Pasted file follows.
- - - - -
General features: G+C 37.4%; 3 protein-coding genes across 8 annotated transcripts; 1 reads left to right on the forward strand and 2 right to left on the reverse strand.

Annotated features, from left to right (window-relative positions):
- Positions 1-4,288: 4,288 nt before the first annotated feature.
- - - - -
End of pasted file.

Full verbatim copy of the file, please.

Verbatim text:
General features: G+C 37.4%; 3 protein-coding genes across 8 annotated transcripts; 1 reads left to right on the forward strand and 2 right to left on the reverse strand.

Annotated features, from left to right (window-relative positions):
- Positions 1-4,288: 4,288 nt before the first annotated feature.